Santa Monica is in close proximity to some great hiking, which many people are surprised to find in Los Angeles. Temescal Canyon is a great spot that offers a number of different hikes with varying levels of difficulty so you can choose how much adventure you want to get in. Just a short drive from Santa Monica with plenty of parking available, Temescal Canyon is somewhere you’re sure to love.
Head down the road just a bit further and you’ll hit Malibu where there is some stellar hiking with some wonderful views.
While you’re in LaLa Land you also may want to hit up the Griffith Observatory for a unique look at astronomy (and some fabulous 360 views of the city). This is a very photo-worthy spot, especially because it’s where everyone’s favorite scene of LaLa Land was filmed. Who wouldn’t want to stand where Ryan Gosling once stood?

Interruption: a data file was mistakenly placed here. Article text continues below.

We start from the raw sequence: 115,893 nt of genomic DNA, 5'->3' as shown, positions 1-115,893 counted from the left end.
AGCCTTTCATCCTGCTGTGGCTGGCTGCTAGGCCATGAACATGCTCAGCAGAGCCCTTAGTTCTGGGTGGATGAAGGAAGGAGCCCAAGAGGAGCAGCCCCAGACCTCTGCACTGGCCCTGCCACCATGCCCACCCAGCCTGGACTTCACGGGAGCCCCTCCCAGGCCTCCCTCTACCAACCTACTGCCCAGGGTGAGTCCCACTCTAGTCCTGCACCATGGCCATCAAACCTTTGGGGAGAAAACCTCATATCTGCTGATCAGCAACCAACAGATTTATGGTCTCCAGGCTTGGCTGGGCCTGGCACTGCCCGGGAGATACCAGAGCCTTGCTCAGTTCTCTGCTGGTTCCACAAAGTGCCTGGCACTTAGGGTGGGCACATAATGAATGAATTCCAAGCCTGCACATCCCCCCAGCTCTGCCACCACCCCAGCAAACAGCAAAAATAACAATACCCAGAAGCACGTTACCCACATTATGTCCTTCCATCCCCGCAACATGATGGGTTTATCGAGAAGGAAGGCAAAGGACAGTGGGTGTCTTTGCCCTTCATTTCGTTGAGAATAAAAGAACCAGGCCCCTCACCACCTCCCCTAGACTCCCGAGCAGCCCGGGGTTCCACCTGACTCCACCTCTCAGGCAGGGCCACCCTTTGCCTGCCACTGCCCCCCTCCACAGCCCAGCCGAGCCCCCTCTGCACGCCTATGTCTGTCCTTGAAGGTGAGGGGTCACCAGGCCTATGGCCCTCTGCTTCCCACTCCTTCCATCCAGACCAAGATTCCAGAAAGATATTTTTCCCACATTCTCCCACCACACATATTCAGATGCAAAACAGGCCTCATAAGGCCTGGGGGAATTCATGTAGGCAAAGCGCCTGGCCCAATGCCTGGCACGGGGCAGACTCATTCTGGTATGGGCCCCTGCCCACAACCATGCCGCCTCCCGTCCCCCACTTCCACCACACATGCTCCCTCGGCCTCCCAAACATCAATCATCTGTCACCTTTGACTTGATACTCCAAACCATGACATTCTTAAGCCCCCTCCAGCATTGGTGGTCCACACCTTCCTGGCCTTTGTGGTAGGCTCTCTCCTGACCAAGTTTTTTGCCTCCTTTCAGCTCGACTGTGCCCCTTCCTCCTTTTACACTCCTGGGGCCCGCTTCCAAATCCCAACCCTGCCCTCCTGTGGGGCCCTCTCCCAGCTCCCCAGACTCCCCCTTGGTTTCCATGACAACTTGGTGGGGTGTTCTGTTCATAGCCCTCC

The Getty Villa and Getty Museum are both worth checking out if you’re into art and architecture. Not only is the art here spectacular, but the spaces themselves are absolutely stunning.
And Los Angeles is also home to some epic food. We recommend making a stop in K-town, Sawtelle’s Japanese district, and downtown for some mind-blowing food that won’t break the bank (well, by Los Angeles standards, at least).
Just a short boat ride from the busy and buzzy Los Angeles you have a completely different experience in Catalina Island. Though it doesn’t have the craziness that Los Angeles does, there is still plenty going on here to keep you having a blast.